Image via CrunchBase
The Federal Trade Commission (FTC) recently passed a ruling that your social media posts–text, photographs, comments, etc.–can be stored by businesses and reported to your prospective employers for up to seven full years after the fact. This means that the late-night Tweet, the weekend Facebook album and anything else you might have tossed out onto the Internet for all to see could potentially come back to haunt you in your future job hunting endeavors.
A firm called Social Intelligence is in the business of storing up all such incidents of ill-advised communications, even if they have since been deleted from the original source, and providing them to companies requesting this type of a pre-employment background check. Of course, those who believe that they are victims of mistaken identity or identity theft are able to file appeals, but most individuals affected by this company won’t even know until after they’ve been denied the job, if at all.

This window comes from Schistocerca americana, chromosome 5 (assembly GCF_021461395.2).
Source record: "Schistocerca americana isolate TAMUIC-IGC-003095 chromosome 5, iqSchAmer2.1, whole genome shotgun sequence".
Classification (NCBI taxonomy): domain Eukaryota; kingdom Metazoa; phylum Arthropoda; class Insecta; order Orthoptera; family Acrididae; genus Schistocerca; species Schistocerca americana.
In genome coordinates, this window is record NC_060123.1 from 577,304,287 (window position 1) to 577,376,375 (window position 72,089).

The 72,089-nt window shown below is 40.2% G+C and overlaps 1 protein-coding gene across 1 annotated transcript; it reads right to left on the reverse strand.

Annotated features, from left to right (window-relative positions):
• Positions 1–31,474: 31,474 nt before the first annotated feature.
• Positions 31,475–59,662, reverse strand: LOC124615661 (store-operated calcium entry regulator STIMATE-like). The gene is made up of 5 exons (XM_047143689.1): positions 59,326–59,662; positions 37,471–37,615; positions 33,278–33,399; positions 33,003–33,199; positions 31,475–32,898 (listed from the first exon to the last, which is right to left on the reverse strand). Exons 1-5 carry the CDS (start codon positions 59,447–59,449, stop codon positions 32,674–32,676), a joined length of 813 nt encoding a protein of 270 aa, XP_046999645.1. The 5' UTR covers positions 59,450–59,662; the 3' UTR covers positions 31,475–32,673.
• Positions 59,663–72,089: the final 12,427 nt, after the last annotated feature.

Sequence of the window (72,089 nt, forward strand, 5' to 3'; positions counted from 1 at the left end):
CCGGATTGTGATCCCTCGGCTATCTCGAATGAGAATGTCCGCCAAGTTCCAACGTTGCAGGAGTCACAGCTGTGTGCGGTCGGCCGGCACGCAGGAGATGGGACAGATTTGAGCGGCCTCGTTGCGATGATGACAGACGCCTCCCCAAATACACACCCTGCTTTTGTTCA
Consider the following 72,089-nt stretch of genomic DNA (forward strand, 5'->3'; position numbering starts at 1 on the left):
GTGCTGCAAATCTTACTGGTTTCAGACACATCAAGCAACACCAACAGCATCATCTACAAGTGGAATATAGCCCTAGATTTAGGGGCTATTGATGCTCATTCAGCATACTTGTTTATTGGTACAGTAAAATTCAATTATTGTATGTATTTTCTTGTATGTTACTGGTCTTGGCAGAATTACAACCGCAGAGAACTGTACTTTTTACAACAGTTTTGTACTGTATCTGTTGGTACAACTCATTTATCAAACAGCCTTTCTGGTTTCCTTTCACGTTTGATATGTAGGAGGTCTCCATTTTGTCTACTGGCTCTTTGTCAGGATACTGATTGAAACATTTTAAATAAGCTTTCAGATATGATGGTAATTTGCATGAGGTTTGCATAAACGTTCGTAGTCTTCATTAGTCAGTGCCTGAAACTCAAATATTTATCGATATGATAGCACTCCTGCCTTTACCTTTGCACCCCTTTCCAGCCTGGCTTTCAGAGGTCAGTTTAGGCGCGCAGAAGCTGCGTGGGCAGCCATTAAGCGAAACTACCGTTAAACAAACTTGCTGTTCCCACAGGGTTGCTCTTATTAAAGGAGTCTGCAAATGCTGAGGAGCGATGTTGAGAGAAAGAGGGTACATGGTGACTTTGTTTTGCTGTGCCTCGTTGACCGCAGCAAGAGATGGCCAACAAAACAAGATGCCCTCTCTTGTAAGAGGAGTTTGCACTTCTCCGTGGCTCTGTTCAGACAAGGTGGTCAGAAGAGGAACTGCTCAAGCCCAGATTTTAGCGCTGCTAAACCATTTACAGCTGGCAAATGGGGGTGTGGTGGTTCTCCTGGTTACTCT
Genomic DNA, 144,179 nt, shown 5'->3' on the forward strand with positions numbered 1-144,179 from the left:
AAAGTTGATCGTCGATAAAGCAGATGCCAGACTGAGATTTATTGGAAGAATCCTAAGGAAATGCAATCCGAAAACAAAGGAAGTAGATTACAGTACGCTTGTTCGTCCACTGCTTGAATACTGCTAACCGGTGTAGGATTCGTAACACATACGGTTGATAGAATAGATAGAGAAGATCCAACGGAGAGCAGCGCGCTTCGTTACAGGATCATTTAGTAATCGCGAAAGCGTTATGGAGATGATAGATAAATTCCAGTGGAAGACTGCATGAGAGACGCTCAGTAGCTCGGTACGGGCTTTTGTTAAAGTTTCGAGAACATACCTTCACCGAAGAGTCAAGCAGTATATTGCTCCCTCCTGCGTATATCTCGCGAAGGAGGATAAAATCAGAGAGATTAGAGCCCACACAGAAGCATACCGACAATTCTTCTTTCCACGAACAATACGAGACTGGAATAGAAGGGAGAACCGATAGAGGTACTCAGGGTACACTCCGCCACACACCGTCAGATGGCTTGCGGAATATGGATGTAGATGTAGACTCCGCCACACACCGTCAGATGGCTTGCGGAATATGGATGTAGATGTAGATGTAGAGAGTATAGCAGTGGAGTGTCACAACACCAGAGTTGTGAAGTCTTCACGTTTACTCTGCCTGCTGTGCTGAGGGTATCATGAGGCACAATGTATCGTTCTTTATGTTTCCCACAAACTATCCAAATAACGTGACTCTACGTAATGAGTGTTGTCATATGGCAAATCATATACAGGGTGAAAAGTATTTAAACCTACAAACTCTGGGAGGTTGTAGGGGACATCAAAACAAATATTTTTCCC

The only real way to stay safe from this type of disaster is to keep your communications clean and anti-defamatory. If you must bare your soul on Twitter, Facebook or your personal blog, take steps to keep your identity hidden. Don’t post under your real name, and save those genuine Facebook and Twitter accounts for a more professional online identity. If you’re going to be called upon to defend what you put out on social media websites, your only hope is to make all of your online contributions clean, upbeat and otherwise defensible.